Real-time Interactivity

For Consumed at the Twin Cities Horror Festival, the technical team created a real-time system that allowed characters to interact with audience members throughout the performance. Using their cell phones, audience members were able to ask questions and get information from characters they encountered and even some they never met. Smart phone users were able to access additional information in the form of audio transcripts, extra evidence, and special materials that supplemented the plot of the show.  

Future Stages

For Carnegie Mellon's Future Stages program, directors, designers and performers collaborate to interpret texts using media technology and nontraditional staging. In the spring of 2013, I directed selections from Caryl Churchill's fantasy mixing urban life and ancient myths, The Skriker.

Designer Molly Hellring and I created an environment shared by both performers and the audience. Two chambers held two different scenes, performed simultaneously, and the design of each incorporated elements of the other to link the two wolrds. Performers led the audience groups through the environment at timed intervals to witness different scenes. The finale involved the physical breaking down of barriers to bring the scenes into a single space and re-unite the characters.

The first space, the bar, featured a scene of the title character, the ancient fairy known as the Skriker, disguised as a woman. She inquires of the bartender how television works, and threatens him when he is unable to explain its secrets. We used a wall of televisions looping stock footage spliced with the Skriker (on a news broadcast, as a weather girl, in a commercial) to represent the Skriker's invasion of the normal human world. The bartender attempts to diagram the workings of television with chalk on the walls of the bar, only to have his writing eradicated by projected images of the Skriker's furious, distorted face.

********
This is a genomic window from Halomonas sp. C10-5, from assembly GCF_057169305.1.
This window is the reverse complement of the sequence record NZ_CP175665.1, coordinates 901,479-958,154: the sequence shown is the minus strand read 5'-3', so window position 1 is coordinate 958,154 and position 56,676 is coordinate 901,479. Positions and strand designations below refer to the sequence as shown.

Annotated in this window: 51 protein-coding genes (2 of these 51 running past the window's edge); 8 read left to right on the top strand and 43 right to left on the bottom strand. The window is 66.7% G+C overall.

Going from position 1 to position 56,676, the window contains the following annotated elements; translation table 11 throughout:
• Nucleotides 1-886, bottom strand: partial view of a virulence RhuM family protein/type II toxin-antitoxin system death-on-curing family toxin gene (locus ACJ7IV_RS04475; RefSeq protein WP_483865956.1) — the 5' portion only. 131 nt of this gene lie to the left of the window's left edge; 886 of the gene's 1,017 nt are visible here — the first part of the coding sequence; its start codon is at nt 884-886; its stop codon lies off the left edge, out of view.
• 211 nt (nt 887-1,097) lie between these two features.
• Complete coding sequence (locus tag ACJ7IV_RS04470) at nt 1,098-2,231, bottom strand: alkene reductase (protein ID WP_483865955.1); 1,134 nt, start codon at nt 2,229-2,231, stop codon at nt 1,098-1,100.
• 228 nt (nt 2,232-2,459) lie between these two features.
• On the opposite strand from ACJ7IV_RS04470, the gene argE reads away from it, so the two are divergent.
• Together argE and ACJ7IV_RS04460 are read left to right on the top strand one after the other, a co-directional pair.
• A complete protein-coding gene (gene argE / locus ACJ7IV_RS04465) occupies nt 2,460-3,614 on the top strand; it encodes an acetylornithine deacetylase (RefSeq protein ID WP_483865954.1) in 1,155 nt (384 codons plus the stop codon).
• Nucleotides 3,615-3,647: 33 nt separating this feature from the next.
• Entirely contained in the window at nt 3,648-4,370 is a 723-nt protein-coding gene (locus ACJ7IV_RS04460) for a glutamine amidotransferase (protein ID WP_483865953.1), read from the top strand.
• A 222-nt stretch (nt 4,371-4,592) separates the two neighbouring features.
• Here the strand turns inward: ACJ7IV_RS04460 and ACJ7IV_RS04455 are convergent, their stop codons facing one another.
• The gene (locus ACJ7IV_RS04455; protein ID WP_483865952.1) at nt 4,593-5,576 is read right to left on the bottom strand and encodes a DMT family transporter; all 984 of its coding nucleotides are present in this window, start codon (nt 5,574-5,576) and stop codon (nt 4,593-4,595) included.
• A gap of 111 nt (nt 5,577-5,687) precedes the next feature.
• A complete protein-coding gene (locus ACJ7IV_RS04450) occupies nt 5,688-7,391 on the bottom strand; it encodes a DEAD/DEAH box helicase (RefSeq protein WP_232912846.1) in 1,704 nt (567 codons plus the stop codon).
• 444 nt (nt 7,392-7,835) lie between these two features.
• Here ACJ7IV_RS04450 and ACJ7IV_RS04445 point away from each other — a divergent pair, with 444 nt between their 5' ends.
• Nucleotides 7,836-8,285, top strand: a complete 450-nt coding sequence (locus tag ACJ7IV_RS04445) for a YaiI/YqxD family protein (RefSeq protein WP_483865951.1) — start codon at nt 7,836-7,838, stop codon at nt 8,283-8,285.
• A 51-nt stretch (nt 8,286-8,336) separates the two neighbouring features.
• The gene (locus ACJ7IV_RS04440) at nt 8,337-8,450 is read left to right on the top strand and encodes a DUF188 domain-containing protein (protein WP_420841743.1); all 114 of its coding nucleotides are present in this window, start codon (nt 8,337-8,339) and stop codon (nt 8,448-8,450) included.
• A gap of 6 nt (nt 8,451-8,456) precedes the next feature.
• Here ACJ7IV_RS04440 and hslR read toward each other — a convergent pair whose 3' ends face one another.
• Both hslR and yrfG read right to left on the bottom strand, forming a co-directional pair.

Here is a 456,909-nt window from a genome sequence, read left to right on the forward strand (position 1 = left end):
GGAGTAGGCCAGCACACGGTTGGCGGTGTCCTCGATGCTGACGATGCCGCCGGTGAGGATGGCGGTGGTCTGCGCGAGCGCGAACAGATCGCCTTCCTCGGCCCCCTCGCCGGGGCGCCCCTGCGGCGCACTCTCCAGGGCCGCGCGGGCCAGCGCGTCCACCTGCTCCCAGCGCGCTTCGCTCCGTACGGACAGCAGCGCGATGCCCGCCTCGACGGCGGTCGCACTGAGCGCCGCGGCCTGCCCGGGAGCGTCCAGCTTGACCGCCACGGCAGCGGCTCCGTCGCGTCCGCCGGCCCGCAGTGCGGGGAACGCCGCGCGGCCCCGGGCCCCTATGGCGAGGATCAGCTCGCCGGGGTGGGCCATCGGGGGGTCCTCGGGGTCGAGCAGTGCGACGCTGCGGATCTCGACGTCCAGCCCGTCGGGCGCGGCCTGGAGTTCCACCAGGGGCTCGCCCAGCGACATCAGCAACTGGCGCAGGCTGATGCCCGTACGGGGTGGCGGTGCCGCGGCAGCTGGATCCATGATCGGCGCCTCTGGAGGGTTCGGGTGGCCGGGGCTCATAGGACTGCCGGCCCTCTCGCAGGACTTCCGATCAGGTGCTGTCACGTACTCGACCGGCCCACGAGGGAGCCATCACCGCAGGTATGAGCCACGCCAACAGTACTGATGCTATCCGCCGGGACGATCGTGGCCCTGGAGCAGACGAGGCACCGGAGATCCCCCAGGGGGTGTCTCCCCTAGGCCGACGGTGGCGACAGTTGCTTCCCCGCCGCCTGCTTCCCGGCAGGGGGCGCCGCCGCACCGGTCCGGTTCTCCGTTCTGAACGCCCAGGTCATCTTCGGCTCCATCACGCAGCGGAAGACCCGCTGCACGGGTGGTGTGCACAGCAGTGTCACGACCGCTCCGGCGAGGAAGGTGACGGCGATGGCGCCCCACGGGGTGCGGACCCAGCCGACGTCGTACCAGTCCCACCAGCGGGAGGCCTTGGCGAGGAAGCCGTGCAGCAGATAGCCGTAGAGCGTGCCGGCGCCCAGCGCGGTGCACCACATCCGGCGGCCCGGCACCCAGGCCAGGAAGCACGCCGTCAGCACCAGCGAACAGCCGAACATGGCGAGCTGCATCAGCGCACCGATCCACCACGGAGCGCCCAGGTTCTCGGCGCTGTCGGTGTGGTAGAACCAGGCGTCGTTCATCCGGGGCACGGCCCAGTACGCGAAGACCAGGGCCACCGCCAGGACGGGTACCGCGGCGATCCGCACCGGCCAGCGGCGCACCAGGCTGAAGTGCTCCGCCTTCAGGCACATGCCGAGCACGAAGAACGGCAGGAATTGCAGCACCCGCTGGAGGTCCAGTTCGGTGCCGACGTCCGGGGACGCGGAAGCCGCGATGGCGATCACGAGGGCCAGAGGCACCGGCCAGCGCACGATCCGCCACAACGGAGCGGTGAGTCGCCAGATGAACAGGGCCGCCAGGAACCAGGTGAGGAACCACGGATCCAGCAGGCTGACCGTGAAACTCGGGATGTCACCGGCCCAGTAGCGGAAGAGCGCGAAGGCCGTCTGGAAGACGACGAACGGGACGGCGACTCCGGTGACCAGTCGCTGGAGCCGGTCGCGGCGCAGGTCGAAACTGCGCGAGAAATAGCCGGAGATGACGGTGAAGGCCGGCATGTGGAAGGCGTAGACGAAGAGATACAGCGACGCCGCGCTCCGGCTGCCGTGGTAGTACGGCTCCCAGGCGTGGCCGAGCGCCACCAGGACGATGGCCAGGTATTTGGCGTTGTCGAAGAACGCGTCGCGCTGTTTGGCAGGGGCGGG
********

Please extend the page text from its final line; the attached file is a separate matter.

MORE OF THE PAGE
The second space, the underworld, featured an underwater world in which the magical Skriker felt at home. Rusty water drips from overhead into dozens of buckets. A glowing fish tank contains bones and red water. Water shimmers in mid-air (thanks to projections on the Pepper's Ghost apparatus). Josie, who's been the Skriker's prisoner for years, appears (via live video feed) wiping away pieces of her memory-- chalk-written lines from the play on a wall--at the Skriker's behest.

With the help of Pepper's Ghost and Isadora software, we provide the illusion that The Skriker manipulates Josie's image: shrinking her, moving her around the room, and growing her again. At last, Josie resolves into reality: her mediatized image melts away and the live actor stands in its place.

Director: Margo Gray 
Designer: Molly Hellring
Lachlan McKinney, Brian Morabito, Alexandra Spieth, Marquis Wood 
Additional technical support: Buzz Miller